Hundreds of thousands of people across the country participated in the “March For Our Lives” rally on Saturday, March 24. The rally was held in response to the Feb. 14 Parkland, Florida school shooting, which left 14 students and three faculty members dead. All 50 states had some type of “March For Our Lives” rally. Over 800 rallies took place in total across the Country. The rally, in large part, was organized by survivors of the school shooting.   

Participants of the rally held various signs, which ranged from messages that student’s lives are more important than gun rights to messages counteracting the arguments of gun rights advocates. Examples of messages on signs included “Protect kids, not guns,” “21st century weapons, 18th century laws” and “Save lives or step aside.” The well know “Never Again” slogan that was created after the Parkland shooting was widely used, as well.

Advocates of gun control argued at the rally that there is no need for a civilian to own an AR-15 and similar “assault rifle” type weapons. People attending the rally called for Senators to stand up to the NRA and enact stricter gun laws, which they believe will help prevent mass shootings. Many attending the rally believed that Senators are prioritizing NRA donations over action, and vowed to stand up to these Senators at the ballots.   

Gun-rights advocates held several smaller counter-protests at various other rallies. The counter-protesters argued that gun control will not prevent shootings and that potential shooters will still find a way to access guns. Some who opposed the rallies criticized Emma Gonzalez, one of the student organizers, for wearing the flag of Cuba, a communist country, on her jacket while calling for an end to violence, as they believed it sent a “hypocritical” message. Many gun-rights advocates have instead proposed armed guards in schools.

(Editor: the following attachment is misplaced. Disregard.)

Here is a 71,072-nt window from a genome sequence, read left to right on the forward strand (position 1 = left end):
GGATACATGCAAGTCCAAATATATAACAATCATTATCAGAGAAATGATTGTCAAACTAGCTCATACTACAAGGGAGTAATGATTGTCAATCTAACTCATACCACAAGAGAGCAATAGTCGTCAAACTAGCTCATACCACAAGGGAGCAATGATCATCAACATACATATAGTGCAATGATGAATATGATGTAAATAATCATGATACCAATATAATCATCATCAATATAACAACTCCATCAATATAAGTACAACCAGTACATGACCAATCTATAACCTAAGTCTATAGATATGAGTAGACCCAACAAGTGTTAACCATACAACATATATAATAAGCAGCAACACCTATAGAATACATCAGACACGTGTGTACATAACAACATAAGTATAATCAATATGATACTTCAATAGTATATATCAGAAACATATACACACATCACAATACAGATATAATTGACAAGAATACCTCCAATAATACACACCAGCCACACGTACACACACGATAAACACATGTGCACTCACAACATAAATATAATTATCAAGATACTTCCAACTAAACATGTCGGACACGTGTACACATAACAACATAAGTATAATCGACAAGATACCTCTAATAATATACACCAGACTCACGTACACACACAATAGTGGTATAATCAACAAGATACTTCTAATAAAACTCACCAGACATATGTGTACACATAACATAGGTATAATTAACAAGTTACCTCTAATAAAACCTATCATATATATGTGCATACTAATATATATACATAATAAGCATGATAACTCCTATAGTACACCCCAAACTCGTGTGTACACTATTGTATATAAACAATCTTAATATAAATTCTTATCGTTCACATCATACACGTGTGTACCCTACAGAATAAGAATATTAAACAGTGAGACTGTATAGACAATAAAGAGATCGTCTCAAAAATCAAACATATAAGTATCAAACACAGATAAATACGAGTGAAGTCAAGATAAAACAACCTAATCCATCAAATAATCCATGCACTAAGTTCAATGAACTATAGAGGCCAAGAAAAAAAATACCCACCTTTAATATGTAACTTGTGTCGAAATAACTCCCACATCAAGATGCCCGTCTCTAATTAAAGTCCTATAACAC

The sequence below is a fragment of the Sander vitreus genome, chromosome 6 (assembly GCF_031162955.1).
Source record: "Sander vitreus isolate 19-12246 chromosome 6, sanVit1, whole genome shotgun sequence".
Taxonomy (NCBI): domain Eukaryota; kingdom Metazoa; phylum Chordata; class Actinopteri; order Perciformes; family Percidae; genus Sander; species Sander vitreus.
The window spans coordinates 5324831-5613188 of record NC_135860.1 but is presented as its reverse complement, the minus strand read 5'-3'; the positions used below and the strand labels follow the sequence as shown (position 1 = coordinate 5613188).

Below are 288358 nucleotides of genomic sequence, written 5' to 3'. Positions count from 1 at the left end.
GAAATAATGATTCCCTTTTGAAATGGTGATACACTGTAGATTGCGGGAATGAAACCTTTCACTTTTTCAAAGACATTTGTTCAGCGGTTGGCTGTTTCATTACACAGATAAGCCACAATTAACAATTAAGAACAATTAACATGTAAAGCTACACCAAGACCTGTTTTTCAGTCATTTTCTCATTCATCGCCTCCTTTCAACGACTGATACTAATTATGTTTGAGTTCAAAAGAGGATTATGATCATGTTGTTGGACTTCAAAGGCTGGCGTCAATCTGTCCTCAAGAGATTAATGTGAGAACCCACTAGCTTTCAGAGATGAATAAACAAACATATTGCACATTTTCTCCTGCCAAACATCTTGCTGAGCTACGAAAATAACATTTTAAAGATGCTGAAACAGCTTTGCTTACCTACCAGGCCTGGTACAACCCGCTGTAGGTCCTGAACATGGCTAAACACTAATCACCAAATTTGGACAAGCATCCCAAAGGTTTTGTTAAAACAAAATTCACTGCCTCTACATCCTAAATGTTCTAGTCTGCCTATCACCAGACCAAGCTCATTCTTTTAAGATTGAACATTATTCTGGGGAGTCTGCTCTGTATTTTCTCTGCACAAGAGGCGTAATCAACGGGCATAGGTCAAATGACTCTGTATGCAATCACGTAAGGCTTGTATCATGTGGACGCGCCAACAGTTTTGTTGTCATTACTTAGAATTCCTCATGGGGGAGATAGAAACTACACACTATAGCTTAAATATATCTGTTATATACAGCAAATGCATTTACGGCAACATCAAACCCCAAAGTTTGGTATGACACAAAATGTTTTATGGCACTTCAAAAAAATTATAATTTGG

Local News

A man’s body was discovered off the shore of Barrington on Sunday morning. A motorist called police after they “noticed what appeared to be a body” in the water off of Route 114. The body was near a small island in One Hundred Acre Cove, according to WPRI. When police arrived, they found the body approximately 500 feet away from shore in Barrington. Firefighters retrieved the body, which was given to the State Medical Examiner’s Office. According to WPRI, this is the second body discovered in Barrington waters in three days, after another man’s body was found in the water near Nayaat Point on Friday. Neither body has yet been identified.   

The 11th annual “Special Olympics Torch Run Plunge” occurred in Narragansett on Sunday. Participants of the event ran into the water at Salty Brine Beach at noon in order to raise awareness and funding for the Rhode Island Special Olympics. WPRI reported that more than $150,000 was raised. WPRI and FOX Providence were among those who sponsored the event.  


National News

President Donald Trump signed a $1.3 trillion spending bill on Friday, March 23. Trump originally threatened to veto the bill, which would have likely led to a government shutdown. He ultimately signed it after advisors and Republican leaders advised he signed it to avoid a “government shutdown crisis,” according to the New York Times.